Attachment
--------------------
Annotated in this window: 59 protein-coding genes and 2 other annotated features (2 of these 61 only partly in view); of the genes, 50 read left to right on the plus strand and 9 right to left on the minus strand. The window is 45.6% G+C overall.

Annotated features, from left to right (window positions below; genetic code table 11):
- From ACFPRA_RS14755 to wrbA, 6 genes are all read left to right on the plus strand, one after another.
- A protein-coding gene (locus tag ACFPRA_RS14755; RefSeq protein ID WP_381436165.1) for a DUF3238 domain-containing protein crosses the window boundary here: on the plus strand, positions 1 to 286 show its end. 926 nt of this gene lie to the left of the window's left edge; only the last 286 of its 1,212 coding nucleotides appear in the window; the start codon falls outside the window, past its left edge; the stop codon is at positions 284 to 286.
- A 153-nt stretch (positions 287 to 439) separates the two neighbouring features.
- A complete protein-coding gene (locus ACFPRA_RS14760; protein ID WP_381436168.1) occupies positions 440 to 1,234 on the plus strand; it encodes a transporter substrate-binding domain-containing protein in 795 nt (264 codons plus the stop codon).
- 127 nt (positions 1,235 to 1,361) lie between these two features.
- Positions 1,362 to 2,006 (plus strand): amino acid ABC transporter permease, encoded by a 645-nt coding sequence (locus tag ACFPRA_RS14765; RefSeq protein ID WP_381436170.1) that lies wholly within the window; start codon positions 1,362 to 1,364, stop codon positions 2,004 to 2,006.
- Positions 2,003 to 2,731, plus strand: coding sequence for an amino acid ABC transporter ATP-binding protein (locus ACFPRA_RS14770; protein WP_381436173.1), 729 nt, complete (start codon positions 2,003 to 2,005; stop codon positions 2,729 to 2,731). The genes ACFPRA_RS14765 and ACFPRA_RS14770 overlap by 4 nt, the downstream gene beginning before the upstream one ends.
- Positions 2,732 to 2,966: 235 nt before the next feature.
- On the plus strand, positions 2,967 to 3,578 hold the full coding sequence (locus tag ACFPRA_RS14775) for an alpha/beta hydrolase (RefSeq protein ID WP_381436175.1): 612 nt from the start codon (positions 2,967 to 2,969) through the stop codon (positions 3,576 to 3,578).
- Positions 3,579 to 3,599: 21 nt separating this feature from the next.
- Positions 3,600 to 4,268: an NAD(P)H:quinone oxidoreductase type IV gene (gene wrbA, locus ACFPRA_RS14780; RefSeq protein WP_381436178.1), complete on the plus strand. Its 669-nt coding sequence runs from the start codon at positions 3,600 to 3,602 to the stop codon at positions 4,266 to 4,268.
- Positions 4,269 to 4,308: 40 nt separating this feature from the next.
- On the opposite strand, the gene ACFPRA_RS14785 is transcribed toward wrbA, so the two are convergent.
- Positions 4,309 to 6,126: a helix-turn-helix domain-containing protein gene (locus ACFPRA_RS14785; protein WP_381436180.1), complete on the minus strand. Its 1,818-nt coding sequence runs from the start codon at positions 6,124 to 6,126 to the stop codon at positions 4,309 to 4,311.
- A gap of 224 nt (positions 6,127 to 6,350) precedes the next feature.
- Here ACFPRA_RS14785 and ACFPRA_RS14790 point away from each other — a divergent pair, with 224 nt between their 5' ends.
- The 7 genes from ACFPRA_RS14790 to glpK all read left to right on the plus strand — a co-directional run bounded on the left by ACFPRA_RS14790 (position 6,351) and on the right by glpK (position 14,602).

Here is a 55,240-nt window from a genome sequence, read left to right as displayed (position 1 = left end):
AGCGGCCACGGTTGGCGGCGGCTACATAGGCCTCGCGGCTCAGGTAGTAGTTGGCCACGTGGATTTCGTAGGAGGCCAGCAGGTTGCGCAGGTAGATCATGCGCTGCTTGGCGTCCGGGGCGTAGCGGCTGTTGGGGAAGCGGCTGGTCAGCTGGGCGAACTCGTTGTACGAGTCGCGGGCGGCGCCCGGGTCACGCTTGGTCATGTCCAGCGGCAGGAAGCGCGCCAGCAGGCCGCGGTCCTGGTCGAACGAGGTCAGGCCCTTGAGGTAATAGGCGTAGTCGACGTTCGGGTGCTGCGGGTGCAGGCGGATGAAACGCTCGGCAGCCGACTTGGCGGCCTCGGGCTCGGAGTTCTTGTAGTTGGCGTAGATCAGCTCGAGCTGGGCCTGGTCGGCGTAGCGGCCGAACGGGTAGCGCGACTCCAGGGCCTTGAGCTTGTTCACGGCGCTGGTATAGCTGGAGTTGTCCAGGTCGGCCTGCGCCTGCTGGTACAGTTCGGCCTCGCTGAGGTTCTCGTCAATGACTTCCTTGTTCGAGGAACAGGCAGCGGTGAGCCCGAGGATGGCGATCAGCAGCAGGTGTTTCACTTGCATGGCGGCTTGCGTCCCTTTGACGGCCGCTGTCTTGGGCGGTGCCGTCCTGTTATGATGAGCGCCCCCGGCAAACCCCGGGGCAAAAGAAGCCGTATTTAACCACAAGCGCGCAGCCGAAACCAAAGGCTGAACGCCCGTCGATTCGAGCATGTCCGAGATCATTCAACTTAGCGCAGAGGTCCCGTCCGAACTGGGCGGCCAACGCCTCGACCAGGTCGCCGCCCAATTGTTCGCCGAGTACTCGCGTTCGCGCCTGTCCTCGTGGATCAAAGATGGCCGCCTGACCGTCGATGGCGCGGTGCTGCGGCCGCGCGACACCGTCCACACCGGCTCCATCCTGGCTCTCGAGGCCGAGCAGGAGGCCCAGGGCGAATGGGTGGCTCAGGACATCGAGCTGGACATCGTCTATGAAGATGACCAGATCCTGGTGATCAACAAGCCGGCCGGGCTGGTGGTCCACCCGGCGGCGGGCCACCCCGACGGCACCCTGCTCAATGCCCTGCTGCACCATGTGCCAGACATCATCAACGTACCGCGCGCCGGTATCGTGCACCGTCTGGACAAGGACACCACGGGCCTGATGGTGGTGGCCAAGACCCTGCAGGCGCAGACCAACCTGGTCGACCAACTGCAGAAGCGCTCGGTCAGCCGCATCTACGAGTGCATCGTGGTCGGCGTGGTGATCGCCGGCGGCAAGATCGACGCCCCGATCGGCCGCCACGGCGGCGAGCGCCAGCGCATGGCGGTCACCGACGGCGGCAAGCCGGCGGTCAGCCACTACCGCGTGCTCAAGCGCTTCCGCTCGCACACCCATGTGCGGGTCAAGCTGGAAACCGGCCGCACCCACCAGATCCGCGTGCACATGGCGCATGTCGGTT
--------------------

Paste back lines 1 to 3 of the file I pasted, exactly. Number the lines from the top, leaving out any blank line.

Annotated in this window: 59 protein-coding genes and 2 other annotated features (2 of these 61 only partly in view); of the genes, 50 read left to right on the plus strand and 9 right to left on the minus strand. The window is 45.6% G+C overall.

Annotated features, from left to right (window positions below; genetic code table 11):
- From ACFPRA_RS14755 to wrbA, 6 genes are all read left to right on the plus strand, one after another.